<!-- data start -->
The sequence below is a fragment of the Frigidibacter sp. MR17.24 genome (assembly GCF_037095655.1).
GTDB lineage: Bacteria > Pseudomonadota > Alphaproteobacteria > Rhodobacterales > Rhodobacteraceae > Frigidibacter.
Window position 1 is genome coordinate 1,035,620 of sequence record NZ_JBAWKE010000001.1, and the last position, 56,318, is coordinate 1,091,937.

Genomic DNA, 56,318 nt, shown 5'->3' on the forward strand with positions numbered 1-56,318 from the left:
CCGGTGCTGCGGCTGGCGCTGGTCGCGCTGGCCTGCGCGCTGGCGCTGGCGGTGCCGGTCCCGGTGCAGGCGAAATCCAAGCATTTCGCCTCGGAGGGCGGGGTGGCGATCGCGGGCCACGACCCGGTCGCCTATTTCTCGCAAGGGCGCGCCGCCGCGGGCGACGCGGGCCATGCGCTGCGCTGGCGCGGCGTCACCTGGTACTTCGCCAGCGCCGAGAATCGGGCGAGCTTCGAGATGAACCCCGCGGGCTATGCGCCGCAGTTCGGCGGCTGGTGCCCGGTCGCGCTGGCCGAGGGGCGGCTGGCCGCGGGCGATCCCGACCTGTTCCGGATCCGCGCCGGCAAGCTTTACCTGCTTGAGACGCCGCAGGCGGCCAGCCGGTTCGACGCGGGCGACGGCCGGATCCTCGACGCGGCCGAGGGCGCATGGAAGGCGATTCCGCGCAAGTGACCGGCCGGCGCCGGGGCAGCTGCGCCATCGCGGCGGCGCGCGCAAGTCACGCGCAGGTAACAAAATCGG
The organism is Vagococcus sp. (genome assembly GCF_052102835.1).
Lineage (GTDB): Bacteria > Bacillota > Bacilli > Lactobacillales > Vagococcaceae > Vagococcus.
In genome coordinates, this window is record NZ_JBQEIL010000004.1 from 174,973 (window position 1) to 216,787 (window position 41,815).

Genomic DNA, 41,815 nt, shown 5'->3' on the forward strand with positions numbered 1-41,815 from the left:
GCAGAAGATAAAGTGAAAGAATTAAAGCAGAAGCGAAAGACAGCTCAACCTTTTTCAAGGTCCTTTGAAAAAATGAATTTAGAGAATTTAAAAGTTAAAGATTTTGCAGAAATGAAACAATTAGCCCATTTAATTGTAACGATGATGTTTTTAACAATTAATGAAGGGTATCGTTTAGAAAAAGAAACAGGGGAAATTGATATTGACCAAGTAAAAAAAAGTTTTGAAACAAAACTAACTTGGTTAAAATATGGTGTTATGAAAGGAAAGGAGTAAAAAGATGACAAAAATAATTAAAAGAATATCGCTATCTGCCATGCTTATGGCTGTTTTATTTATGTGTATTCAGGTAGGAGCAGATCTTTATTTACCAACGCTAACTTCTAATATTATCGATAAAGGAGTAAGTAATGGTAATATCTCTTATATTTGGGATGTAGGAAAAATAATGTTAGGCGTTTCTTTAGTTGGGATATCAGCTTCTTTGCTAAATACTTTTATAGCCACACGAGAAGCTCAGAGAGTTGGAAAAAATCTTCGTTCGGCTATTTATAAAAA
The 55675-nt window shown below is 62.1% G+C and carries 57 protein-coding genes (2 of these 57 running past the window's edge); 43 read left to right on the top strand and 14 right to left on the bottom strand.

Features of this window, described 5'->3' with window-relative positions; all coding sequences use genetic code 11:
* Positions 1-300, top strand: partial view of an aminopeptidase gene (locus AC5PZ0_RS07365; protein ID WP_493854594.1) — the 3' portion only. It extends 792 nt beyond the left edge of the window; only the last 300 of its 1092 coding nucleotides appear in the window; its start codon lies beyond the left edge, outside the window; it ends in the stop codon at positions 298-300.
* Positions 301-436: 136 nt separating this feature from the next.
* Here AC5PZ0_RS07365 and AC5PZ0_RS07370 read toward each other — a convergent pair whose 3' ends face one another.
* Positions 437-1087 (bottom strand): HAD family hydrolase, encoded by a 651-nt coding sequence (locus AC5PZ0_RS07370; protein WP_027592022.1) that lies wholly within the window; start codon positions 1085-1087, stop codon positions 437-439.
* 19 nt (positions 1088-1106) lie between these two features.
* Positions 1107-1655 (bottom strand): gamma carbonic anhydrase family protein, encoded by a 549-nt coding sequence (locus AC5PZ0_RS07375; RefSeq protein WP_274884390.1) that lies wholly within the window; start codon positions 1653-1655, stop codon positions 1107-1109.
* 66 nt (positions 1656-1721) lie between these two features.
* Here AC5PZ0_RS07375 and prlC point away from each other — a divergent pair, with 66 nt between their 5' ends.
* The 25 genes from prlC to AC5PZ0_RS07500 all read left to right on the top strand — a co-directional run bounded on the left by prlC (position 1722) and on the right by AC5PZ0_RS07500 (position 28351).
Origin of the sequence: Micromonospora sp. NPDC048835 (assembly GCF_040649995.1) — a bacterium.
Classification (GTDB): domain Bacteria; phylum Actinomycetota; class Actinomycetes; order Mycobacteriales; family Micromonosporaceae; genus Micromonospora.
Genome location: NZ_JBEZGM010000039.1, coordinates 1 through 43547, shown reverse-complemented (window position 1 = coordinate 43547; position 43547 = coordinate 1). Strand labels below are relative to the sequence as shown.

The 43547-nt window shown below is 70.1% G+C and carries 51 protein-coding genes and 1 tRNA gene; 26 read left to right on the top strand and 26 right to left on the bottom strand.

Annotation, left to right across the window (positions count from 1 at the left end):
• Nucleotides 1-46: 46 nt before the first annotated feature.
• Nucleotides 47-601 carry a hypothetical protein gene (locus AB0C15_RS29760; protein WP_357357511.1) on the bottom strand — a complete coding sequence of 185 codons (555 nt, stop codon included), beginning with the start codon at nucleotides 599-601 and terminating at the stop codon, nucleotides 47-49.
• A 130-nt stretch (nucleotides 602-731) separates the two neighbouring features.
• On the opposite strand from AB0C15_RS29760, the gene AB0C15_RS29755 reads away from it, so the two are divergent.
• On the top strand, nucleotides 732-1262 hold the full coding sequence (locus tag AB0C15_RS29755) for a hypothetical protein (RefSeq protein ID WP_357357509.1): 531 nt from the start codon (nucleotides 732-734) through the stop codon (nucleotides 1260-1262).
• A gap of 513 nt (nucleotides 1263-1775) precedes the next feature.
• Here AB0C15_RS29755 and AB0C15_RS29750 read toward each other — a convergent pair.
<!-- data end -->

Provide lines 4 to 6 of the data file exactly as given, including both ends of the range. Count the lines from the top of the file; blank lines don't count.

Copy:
Genomic DNA, 56,318 nt, shown 5'->3' on the forward strand with positions numbered 1-56,318 from the left:
CCGGTGCTGCGGCTGGCGCTGGTCGCGCTGGCCTGCGCGCTGGCGCTGGCGGTGCCGGTCCCGGTGCAGGCGAAATCCAAGCATTTCGCCTCGGAGGGCGGGGTGGCGATCGCGGGCCACGACCCGGTCGCCTATTTCTCGCAAGGGCGCGCCGCCGCGGGCGACGCGGGCCATGCGCTGCGCTGGCGCGGCGTCACCTGGTACTTCGCCAGCGCCGAGAATCGGGCGAGCTTCGAGATGAACCCCGCGGGCTATGCGCCGCAGTTCGGCGGCTGGTGCCCGGTCGCGCTGGCCGAGGGGCGGCTGGCCGCGGGCGATCCCGACCTGTTCCGGATCCGCGCCGGCAAGCTTTACCTGCTTGAGACGCCGCAGGCGGCCAGCCGGTTCGACGCGGGCGACGGCCGGATCCTCGACGCGGCCGAGGGCGCATGGAAGGCGATTCCGCGCAAGTGACCGGCCGGCGCCGGGGCAGCTGCGCCATCGCGGCGGCGCGCGCAAGTCACGCGCAGGTAACAAAATCGG
The organism is Vagococcus sp. (genome assembly GCF_052102835.1).